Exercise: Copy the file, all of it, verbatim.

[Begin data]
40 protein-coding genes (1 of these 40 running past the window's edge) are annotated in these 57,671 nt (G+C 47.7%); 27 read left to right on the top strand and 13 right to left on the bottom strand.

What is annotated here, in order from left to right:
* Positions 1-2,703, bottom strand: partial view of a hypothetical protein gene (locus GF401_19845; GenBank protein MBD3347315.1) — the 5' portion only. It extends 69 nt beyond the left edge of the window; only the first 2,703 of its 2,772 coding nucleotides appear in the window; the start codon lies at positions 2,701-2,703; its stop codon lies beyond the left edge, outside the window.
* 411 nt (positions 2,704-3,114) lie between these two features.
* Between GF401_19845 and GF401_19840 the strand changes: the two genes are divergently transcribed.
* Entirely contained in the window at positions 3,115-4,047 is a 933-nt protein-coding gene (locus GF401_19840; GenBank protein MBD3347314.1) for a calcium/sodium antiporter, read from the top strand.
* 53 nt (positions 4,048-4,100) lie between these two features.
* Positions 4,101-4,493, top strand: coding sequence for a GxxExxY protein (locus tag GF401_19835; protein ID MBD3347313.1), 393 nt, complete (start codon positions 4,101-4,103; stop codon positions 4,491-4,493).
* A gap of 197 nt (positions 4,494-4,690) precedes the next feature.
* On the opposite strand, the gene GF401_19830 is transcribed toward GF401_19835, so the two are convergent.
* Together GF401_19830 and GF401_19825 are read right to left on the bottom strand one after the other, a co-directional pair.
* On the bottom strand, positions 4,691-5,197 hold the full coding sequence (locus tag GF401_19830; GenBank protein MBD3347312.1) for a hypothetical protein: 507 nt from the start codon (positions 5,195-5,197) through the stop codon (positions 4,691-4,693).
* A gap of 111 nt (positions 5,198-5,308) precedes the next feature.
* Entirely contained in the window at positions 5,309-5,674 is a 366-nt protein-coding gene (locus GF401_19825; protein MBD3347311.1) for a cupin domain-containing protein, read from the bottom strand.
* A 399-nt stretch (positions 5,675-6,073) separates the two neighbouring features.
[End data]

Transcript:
40 protein-coding genes (1 of these 40 running past the window's edge) are annotated in these 57,671 nt (G+C 47.7%); 27 read left to right on the top strand and 13 right to left on the bottom strand.

What is annotated here, in order from left to right:
* Positions 1-2,703, bottom strand: partial view of a hypothetical protein gene (locus GF401_19845; GenBank protein MBD3347315.1) — the 5' portion only. It extends 69 nt beyond the left edge of the window; only the first 2,703 of its 2,772 coding nucleotides appear in the window; the start codon lies at positions 2,701-2,703; its stop codon lies beyond the left edge, outside the window.
* 411 nt (positions 2,704-3,114) lie between these two features.
* Between GF401_19845 and GF401_19840 the strand changes: the two genes are divergently transcribed.
* Entirely contained in the window at positions 3,115-4,047 is a 933-nt protein-coding gene (locus GF401_19840; GenBank protein MBD3347314.1) for a calcium/sodium antiporter, read from the top strand.
* 53 nt (positions 4,048-4,100) lie between these two features.
* Positions 4,101-4,493, top strand: coding sequence for a GxxExxY protein (locus tag GF401_19835; protein ID MBD3347313.1), 393 nt, complete (start codon positions 4,101-4,103; stop codon positions 4,491-4,493).
* A gap of 197 nt (positions 4,494-4,690) precedes the next feature.
* On the opposite strand, the gene GF401_19830 is transcribed toward GF401_19835, so the two are convergent.
* Together GF401_19830 and GF401_19825 are read right to left on the bottom strand one after the other, a co-directional pair.
* On the bottom strand, positions 4,691-5,197 hold the full coding sequence (locus tag GF401_19830; GenBank protein MBD3347312.1) for a hypothetical protein: 507 nt from the start codon (positions 5,195-5,197) through the stop codon (positions 4,691-4,693).
* A gap of 111 nt (positions 5,198-5,308) precedes the next feature.
* Entirely contained in the window at positions 5,309-5,674 is a 366-nt protein-coding gene (locus GF401_19825; protein MBD3347311.1) for a cupin domain-containing protein, read from the bottom strand.
* A 399-nt stretch (positions 5,675-6,073) separates the two neighbouring features.